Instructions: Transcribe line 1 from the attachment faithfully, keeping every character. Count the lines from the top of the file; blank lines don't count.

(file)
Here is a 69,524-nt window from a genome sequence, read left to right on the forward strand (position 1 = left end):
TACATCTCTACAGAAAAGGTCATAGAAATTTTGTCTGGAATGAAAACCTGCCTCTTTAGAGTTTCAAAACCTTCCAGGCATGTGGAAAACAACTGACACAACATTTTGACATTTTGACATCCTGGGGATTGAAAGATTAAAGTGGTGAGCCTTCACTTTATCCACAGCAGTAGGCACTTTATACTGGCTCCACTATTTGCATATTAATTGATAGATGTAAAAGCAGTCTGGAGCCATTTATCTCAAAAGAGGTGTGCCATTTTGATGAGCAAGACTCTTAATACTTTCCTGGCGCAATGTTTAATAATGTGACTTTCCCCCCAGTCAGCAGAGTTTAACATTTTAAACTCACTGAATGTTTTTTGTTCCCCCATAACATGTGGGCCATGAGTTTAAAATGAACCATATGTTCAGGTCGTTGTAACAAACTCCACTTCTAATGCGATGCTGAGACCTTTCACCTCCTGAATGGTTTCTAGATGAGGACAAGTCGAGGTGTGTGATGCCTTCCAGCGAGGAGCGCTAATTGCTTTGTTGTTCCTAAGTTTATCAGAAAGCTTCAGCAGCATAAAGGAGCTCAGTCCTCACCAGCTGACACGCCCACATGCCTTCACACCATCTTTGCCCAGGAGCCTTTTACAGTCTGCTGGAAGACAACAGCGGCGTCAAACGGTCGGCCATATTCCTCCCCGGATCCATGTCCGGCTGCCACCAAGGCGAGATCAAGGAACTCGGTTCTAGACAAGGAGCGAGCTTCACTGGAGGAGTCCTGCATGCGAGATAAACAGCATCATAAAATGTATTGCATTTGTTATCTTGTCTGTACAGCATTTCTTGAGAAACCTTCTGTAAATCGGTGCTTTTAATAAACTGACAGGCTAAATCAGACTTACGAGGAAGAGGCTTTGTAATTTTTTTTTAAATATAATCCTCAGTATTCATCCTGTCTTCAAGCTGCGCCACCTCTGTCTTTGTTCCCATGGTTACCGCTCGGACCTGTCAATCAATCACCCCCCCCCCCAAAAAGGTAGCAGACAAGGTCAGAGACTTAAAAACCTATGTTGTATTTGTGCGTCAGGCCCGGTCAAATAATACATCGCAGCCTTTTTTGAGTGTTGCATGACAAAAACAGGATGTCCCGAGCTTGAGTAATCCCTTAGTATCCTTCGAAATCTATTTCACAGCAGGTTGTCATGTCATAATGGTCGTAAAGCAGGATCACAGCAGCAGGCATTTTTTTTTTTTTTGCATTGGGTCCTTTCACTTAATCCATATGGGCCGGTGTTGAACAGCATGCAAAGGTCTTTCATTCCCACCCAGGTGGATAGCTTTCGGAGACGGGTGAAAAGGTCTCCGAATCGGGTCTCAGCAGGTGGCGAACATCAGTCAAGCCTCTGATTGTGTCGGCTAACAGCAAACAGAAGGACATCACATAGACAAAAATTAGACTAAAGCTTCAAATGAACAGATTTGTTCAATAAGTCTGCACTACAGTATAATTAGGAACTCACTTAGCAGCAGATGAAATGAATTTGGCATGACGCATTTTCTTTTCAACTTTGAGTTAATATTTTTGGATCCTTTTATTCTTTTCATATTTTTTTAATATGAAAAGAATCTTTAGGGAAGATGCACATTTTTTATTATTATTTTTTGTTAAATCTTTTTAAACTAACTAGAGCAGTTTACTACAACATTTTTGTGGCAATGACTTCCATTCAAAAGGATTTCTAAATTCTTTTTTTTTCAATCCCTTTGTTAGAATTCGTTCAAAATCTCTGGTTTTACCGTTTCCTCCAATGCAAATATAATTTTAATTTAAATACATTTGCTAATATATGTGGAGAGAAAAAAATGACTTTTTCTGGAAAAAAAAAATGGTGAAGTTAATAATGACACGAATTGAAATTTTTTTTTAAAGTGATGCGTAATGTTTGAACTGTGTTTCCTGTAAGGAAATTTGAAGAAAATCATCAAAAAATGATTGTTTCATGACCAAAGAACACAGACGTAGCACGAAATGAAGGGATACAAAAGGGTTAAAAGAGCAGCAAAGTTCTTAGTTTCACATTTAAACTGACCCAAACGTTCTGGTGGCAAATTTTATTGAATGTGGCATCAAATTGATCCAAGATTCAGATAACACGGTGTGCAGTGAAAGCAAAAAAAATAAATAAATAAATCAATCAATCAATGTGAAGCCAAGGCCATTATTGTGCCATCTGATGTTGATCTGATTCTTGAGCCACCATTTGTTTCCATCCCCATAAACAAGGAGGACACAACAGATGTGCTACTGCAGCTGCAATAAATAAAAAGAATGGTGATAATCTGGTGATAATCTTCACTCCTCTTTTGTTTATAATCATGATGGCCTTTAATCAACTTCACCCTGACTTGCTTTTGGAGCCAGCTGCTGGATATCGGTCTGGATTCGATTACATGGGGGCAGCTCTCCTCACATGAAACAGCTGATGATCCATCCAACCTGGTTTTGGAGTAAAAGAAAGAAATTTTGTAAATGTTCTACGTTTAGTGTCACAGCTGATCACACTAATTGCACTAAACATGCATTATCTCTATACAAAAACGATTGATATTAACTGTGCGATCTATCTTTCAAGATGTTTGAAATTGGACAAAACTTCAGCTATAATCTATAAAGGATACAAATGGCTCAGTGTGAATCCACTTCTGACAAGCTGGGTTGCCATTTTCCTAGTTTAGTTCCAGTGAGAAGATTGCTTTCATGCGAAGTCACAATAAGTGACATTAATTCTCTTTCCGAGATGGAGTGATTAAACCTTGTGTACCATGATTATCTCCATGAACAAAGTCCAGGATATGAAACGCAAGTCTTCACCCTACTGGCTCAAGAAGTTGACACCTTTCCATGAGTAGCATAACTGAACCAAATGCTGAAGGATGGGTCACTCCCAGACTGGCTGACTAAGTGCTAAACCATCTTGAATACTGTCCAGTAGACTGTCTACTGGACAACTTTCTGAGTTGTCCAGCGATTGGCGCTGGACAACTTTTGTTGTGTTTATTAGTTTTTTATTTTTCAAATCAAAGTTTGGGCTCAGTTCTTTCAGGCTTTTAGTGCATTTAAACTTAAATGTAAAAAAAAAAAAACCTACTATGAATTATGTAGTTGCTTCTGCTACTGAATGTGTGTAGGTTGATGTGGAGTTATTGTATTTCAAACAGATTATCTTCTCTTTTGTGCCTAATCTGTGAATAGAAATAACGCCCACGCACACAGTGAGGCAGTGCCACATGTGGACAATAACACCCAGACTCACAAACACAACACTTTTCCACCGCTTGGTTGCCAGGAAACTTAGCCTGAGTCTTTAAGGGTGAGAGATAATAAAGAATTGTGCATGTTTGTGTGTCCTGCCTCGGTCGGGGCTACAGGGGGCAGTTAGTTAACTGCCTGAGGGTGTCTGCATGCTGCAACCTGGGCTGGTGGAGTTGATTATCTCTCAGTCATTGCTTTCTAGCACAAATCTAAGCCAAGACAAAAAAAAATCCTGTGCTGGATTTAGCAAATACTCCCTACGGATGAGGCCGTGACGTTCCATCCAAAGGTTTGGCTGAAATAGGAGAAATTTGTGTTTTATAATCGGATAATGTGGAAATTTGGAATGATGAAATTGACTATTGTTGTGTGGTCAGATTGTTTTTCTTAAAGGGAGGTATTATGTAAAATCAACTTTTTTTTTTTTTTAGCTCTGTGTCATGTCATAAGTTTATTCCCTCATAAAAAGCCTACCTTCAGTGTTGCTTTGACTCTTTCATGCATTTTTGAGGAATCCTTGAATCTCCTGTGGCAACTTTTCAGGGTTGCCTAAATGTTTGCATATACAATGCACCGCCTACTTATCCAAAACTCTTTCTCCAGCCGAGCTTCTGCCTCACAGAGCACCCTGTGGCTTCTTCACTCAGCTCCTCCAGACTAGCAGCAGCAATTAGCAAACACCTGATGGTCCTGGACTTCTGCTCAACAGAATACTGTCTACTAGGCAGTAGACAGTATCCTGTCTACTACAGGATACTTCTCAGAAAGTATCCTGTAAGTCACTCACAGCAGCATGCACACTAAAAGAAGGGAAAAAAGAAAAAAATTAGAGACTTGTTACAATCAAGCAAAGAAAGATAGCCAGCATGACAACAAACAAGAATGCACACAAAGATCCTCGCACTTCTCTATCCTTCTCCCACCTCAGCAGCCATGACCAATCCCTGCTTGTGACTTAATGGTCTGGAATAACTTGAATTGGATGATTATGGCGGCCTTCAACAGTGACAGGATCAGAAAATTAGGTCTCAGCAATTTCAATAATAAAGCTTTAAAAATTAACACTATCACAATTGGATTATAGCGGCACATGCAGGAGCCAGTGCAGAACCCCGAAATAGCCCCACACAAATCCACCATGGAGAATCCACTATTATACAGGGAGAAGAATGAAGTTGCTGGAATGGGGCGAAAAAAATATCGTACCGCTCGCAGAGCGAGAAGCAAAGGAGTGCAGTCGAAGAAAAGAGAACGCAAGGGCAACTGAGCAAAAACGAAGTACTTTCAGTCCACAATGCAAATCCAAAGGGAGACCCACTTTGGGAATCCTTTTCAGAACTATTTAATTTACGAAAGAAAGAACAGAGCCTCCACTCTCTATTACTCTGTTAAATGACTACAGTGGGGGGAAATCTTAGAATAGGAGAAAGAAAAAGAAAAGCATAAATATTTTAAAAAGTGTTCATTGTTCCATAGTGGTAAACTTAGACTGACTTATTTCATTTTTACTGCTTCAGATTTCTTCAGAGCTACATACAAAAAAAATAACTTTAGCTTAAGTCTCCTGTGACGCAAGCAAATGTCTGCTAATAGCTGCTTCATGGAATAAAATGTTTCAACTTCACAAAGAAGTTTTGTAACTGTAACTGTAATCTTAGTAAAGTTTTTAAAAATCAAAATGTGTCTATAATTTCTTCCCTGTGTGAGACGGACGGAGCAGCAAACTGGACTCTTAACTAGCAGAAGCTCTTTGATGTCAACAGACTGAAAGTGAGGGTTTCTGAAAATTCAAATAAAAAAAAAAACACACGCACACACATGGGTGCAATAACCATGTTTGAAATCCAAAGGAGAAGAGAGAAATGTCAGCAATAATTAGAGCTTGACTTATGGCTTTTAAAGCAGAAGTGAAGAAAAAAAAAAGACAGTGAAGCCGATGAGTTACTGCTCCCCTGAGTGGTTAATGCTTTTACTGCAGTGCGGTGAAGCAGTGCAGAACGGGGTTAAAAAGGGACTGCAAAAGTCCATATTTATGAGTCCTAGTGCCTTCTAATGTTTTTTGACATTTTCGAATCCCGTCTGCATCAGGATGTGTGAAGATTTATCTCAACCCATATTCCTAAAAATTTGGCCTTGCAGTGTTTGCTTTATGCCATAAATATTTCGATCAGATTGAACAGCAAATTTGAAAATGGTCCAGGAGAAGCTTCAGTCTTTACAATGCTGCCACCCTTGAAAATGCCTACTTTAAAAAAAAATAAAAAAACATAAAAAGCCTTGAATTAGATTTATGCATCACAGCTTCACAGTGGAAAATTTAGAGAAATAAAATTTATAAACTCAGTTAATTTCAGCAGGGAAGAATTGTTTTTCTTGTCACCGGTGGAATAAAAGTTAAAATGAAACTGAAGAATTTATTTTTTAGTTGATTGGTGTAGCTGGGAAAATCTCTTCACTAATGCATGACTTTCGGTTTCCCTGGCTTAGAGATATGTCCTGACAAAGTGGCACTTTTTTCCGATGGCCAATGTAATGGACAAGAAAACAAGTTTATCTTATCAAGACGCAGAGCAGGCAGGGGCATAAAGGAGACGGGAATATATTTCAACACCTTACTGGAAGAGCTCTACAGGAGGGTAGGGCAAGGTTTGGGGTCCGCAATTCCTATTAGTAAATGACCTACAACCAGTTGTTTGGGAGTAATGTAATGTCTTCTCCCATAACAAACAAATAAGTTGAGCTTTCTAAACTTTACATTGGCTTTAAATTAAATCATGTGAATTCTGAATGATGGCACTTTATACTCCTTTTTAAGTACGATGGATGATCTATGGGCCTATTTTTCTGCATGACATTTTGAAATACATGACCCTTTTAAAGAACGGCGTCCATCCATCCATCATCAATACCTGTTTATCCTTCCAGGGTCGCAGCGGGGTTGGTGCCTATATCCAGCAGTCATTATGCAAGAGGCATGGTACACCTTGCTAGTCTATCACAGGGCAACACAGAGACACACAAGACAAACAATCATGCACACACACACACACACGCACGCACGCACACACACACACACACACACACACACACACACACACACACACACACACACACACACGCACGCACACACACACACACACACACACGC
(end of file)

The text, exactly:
Here is a 69,524-nt window from a genome sequence, read left to right on the forward strand (position 1 = left end):